How to avoid the next war
If you’re concerned about where Republican fear-mongering on the war on terror might lead us, don’t turn to the Democrats, who when it counted caved in to Bush on the Iraq War (and now mostly echo McCain/Palin’s position on the Middle East). Instead, go to clear-eyed foreign policy realists like Brent Scowcroft and Zbigniew Brzezinski (both former National Security Advisors, under Bush I and Carter, respectively). Scowcroft bravely opposed the Iraq War from the start (despite his friendship with the Bush family), and Brzezinski has been a voice of reason in the post-cold war era (despite his hawkish stance during the Cold War). In their new book, America and the World: Conversations on the Future of American Foreign Policy, they don’t mince words in diagnosing what’s wrong with our post-9/11 foreign policy, as this review in the NY Times makes clear:
Unlike neoconservative ideologues in the current administration, the two former national security advisers say that talks with hostile parties can be a useful tool, and they argue that in the wake of 9/11, the Manichean language employed by President Bush has alienated allies and aggravated resentments in many parts of the world.
They point to the importance of alliances in an increasingly complicated and interconnected world. And they object to what Mr. Scowcroft refers to as the propagation of ‘an environment of fear’ at home, which Mr. Brzezinski says has made Americans ‘more susceptible to demagogy’ and to ‘a fearful paranoia that the outside world is conspiring through its massive terrorist forces to destroy us.’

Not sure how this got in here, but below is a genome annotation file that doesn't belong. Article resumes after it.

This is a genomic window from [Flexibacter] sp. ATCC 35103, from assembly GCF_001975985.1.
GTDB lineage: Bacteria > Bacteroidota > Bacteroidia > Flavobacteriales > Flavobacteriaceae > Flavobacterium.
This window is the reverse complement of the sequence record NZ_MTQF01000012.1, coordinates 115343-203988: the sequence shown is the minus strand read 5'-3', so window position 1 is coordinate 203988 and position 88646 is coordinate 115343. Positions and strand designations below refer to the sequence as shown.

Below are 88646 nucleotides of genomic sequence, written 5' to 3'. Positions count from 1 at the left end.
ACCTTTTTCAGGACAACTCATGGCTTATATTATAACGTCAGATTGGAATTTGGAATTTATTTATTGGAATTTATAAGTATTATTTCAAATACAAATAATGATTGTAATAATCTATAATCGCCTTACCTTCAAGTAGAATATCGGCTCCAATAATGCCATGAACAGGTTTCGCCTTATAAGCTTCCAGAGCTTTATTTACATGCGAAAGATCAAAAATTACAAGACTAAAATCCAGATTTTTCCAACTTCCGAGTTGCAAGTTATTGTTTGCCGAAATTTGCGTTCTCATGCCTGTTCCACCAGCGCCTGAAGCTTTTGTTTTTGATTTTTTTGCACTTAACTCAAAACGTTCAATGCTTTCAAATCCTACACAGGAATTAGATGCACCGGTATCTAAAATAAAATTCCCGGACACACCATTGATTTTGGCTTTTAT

What makes these discussions between Mr. Brzezinski and Mr. Scowcroft so bracing is their combination of common sense and an ability to place America’s relationship with a particular country in both a historical perspective and a regional context of competing interests and threats. Their book should be required reading not only for the next president elect but also for any voters concerned with the foreign policy issues that will be on the next administration’s plate.”
Since it looks like John McCain and Sarah Palin are even more prone to paranoia, demagogy, and “Manichean” language—reducing every global conflict to a battle between good and evil—than George Bush has been, every voter should be concerned about how the next administration will conduct foreign policy.
By now, I would think Americans are tiring of the pathetic post-mortems that follow each crisis or catastrophe that brings ruin to economies (ours), cities (New Orleans) and countries (Iraq). We need to recognize and stop irrational policies and behaviors before they destroy. The world is too complex, interdependent and dangerous to allow irrationality to trump reason. This new book by Scowcroft and Brzezinski can help remedy that in foreign policy, before we blunder into a catastrophic war.